What Should Scorpio Read?

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Book Horoscope
book horoscopes

We’re now entering the last month of fall, and it’s Scorpio season. We are ready with three book recommendations that we hope Scorpios will like: contemporary fairy tales, a mystery thriller, and an exploration of the history of witches (of sorts). And while it’s a Halloween season as well, we’ve also decided to make our set of recommendations relevant to this faboolous holiday.


October 23–November 22

Scorpio horoscope is all about loyalty and passion. These people know what they want and are ready to put forth their best effort to get it. They prefer to work out clear strategies and plot several steps ahead to get sh*t done. Being naturally quite secretive, Scorpios don’t trust other people easily. That’s probably why they find thrillers with tricky plot twists appealing—as much as stories about danger and darkness. What’s more? Scorpios are brave and dedicated to their work (we can’t emphasize it enough, yeah); they are brave and admire people who display the same level of passion and dedication. That doesn’t imply that Scorpios don’t read sad romance books or shy away from fantasy romance books or YA romance novels. Yet, a tiny bit of mystery will always win over the story of college sweethearts.

So let’s take a look at the books we’ve selected:

SanTana’s Fairy Tales

By Sarah Rafael García

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The first book we’ve selected for our dear Scorpios is a collection of stories that blend Mexican and European folklore with sketches from contemporary American life. Authored by Sarah Rafael García, SanTana’s Fairy Tales is a book of contemporary fairytales based on the lives of Mexican/Mexican-American residents of Santa Ana. Why this place? Probably because it’s a border town to “the happiest place on Earth,” yet, people are hardly ever happy there. Since it’s a book of fairy tales, it’s full of modern interpretations of various fairy tale characters (e.g., witches, Hansel and Gretel). We suggest Scorpios try this book one of these gloomy fall days, especially if you don’t remember when was the last time you read a fairy tale. Rest assured, there will be plenty of realism blended with vivid imagery and examples of human perseverance.

The Taiga Syndrome

By Cristina Rivera Garza; Translated By Suzanne Jill Levine and Aviva Kana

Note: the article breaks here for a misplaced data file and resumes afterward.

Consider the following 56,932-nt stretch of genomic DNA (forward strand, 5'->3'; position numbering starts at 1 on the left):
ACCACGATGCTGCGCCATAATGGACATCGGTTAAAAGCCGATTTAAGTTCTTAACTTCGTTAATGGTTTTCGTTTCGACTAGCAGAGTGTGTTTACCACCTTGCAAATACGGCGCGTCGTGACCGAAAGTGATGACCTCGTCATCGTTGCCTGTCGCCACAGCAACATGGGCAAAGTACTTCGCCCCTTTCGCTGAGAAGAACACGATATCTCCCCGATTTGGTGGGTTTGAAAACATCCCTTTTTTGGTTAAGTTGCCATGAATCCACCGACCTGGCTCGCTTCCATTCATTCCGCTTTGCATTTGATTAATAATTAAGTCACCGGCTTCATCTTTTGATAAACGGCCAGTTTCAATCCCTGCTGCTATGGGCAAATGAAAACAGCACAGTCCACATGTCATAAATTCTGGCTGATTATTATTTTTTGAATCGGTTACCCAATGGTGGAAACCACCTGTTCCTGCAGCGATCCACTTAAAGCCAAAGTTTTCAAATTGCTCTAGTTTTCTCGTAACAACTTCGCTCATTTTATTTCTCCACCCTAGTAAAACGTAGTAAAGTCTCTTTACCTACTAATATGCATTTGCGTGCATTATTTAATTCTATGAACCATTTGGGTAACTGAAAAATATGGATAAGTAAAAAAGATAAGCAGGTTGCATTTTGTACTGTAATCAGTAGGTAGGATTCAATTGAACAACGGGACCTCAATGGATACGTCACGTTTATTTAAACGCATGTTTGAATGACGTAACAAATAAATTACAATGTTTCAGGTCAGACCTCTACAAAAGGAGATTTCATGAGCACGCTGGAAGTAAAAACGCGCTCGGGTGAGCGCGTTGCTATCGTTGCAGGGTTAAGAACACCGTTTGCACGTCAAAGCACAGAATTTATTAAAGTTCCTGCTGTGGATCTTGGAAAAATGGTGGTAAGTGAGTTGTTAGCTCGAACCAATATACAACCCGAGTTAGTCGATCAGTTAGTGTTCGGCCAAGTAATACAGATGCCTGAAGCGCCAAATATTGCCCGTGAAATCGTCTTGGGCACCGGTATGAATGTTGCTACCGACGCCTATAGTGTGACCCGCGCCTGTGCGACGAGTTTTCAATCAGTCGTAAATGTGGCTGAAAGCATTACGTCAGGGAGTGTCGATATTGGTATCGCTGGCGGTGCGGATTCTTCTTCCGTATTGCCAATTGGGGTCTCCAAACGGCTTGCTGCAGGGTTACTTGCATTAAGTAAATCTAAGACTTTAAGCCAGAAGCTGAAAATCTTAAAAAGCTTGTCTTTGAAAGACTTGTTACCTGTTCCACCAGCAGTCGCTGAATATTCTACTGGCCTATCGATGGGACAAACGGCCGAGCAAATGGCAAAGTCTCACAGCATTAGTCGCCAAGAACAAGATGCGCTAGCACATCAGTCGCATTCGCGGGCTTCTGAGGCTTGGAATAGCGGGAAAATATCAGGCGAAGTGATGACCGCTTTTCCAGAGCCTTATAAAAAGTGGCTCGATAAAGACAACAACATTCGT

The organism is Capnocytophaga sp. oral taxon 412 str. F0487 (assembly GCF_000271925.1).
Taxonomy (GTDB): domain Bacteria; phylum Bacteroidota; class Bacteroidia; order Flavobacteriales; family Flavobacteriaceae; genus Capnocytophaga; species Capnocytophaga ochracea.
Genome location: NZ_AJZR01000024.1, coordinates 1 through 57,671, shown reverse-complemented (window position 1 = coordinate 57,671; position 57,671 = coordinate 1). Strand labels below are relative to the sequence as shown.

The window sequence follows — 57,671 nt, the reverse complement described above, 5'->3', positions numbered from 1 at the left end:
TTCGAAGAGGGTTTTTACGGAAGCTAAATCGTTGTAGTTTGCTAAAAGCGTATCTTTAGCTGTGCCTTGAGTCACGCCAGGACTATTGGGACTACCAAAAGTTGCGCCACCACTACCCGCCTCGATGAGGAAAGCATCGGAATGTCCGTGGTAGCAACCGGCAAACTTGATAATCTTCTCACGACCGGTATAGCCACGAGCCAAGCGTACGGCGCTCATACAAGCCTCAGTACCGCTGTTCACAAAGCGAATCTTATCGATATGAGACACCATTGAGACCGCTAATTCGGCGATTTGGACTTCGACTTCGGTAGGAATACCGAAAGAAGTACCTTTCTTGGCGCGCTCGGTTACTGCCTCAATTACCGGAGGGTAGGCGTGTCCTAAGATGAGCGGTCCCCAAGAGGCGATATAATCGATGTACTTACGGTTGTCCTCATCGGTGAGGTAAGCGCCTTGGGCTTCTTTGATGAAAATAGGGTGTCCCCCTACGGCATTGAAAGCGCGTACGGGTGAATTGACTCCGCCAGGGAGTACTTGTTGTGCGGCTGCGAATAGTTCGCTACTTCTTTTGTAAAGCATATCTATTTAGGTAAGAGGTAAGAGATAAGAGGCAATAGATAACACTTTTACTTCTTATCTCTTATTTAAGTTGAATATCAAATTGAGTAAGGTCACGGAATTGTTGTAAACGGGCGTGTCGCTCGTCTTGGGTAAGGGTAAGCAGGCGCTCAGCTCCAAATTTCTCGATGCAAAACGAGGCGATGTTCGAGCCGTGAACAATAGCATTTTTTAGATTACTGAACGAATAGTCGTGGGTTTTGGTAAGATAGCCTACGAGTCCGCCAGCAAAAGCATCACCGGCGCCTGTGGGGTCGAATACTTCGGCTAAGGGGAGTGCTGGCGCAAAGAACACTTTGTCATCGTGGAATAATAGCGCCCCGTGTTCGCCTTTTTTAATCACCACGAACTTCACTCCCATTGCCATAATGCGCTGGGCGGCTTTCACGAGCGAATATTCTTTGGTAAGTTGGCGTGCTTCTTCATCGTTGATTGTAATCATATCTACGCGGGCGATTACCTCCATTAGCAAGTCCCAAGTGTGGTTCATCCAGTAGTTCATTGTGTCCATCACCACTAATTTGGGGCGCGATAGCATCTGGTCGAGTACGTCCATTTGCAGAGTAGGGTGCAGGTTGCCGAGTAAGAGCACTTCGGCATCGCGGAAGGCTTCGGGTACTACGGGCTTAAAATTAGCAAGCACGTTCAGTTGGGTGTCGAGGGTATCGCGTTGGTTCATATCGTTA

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Our second recommendation is part fairy tale, part mystery thriller (yes, exactly Scorpios’ favorite). You may wonder, “A fairy tale, again?!” Wait, it’s not exactly that. The Taiga Syndrome is a story of an unnamed female ex-detective who enters a mysterious snow forest in search of a missing couple and has to face her recollections of the past. This mysterious detective story may remind you of the Scandinavian narrative of Borges. Yet, only to a certain extent, because it speaks in a completely different voice—a Mexican one—which was skillfully translated into English. We very much recommend this book to Scorpios as, according to some reviews, it’s a multisensory experience,” “a mind-bending take on the relentless pursuit of lost love,” and “a slippery gem of a book.” So please, give it a try.

Toil and Trouble: A Women’s History of the Occult

By Lisa Kröger and Melanie R. Anderson

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The last recommendation, both for Scorpios and everyone else, is the book that explores the history of witches. Yet, it’s not just the historical description of past cases when witches were burned on Medieval fires. It’s an exploration of the modern mysticism manifestations —through a feminist lens—and a celebration of forgotten magical women. Toil and Trouble: A Women’s History of the Occult describes mystical people from the US history who used supernatural powers to gain power. You’ll learn about Dion Fortune, who tried to marshal a magical army against Hitler; Marie Laveau, voodoo queen of New Orleans; Joan Quigley, personal psychic to Nancy Reagan; and many others you’ve probably never heard of. Goodreads offers a range of contrasting reviews for this book—from bad to excellent—but we urge you to form your own impression. At the very least, you’ll learn a lot about the topic; that’s for sure.

Natalie Song